A game promoting "transgender kills" was removed on Monday morning from the online game curation community Steam after a short time on its Greenlight page. Users were able to vote on "Kill the F*ggots" as one of the games the site should offer to sell. Although the clearly expensive game is no longer available, it is sparked a burgeoning online debate about hate speech in the gaming community.
Journalist Jim Sterling was so outraged by the game that he released an expletive-laden commentary in a Youtube video showing snippets from the game. He says it, "Just exemplifies the problem of... just everything." Sterling expresses a particular concern that this apparently is a real developer, Skaldic Games, who "thought it was a good idea" to put the game up. Hundreds of fellow Youtube users have responded in similar outrage in comments replying to Sterling's video.
Similarly, in a current Reddit thread, people are debating whether or not the game was intended as a joke. They are also discussing the responsibility of Steam in allowing such a game to be uploaded on their site in the first place.
LazyGamer.net blogger Geoffrey Tim criticizes Steam's featuring of the game: "I'm all for satire, freedom of expression and art -- but this isn't any of those. It's pure, unadulterated hate speech, and shouldn't have even made it to Greenlight." However, he also argues talking about the game only fuels such developers.
A number of Reddit and YouTube users agree with him. They argue that even acknowledging and discussing the game only gives the developer the attention it wants and will "only make it worse." They suggest the best way to deal with such hate speech is to ignore it. Others, such as one person who emailed me this morning pointing out the game's existence, believes exposure is important: "This is disgusting, and we should get this kind of trash off sites that sell it." He believes Steam owes the LGBT community an apology even though the website removed the game.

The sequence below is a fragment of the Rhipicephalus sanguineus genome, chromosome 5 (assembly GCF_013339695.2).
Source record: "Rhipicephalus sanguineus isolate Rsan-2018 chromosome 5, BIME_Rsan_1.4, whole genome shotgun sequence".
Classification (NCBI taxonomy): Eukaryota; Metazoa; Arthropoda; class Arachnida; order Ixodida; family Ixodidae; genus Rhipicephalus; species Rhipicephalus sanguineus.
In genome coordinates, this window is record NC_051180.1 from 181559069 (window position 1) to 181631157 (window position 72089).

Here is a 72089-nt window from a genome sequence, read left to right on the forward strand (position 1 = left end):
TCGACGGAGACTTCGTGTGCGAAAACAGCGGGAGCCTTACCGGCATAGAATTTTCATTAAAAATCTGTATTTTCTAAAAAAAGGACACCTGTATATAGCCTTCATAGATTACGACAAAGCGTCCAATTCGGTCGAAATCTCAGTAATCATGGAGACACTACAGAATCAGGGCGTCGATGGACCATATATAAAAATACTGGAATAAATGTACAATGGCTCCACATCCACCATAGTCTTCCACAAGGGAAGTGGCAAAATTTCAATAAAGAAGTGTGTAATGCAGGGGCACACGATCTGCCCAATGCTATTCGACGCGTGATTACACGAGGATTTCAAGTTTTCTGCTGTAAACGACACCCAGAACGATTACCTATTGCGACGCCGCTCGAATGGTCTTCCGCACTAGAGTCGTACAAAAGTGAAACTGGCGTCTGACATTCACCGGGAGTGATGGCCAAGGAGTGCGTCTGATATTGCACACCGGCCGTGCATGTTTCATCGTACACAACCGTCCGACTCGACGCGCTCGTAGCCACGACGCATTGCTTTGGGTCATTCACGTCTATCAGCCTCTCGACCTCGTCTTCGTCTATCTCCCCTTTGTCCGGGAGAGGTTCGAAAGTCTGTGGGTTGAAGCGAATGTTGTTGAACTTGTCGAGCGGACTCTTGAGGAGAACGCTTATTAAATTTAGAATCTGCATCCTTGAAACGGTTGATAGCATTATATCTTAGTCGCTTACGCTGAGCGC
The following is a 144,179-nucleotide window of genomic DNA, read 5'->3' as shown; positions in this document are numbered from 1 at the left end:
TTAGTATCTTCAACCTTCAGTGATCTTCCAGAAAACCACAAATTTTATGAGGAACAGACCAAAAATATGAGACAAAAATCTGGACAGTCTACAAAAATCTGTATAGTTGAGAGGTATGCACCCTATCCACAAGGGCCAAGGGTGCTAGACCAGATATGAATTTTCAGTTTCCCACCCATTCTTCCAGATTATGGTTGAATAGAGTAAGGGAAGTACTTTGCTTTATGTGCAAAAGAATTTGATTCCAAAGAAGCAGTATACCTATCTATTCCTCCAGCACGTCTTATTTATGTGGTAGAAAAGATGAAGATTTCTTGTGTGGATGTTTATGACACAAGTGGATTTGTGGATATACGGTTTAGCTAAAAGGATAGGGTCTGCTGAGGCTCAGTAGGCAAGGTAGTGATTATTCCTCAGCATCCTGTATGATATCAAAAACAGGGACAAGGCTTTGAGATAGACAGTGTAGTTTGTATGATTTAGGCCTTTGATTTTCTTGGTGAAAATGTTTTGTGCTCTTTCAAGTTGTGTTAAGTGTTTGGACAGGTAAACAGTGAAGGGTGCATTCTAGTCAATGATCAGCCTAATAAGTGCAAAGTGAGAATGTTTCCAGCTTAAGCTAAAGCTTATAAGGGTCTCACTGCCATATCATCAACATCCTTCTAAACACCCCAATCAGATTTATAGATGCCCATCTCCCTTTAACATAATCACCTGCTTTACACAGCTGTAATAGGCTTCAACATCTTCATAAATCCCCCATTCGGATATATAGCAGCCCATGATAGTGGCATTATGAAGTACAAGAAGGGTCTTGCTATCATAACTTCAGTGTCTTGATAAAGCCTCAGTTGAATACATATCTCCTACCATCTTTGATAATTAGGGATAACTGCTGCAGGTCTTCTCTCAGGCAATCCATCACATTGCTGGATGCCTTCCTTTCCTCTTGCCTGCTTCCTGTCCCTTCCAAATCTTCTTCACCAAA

The issue of whether or not to ignore hate speech for fear that attention will only further encourage it is complicated and raises a number of questions. Clearly, Steam has a responsibility to better vet games they feature. But what responsibility does the online gaming community have in raising awareness about violence displayed toward LGBT characters in a game?
And if the developers did intend the game as a form of satire, is there any justification for this as a form of "free" (rather than "hate") speech? Is it enough that the game was taken down and people are clearly outraged about it? Or does the fact that the game was even released in the first place further open up an important discussion about hate speech in the gaming community?
The fact is, someone thought up this game in the first place. Whether or not it was intended as satire, there are people who would enjoy playing this game or at least agree with its sentiment. It is good such an outcry is evident on Reddit and YouTube against Steam's featuring of the game. However, the larger issue of how to address and deter hate speech is still an important discussion for us to continue to have.
What do you think? Does Steam owe the LGBT community an apology? And should we ignore such forms of hate speech in order to deter it?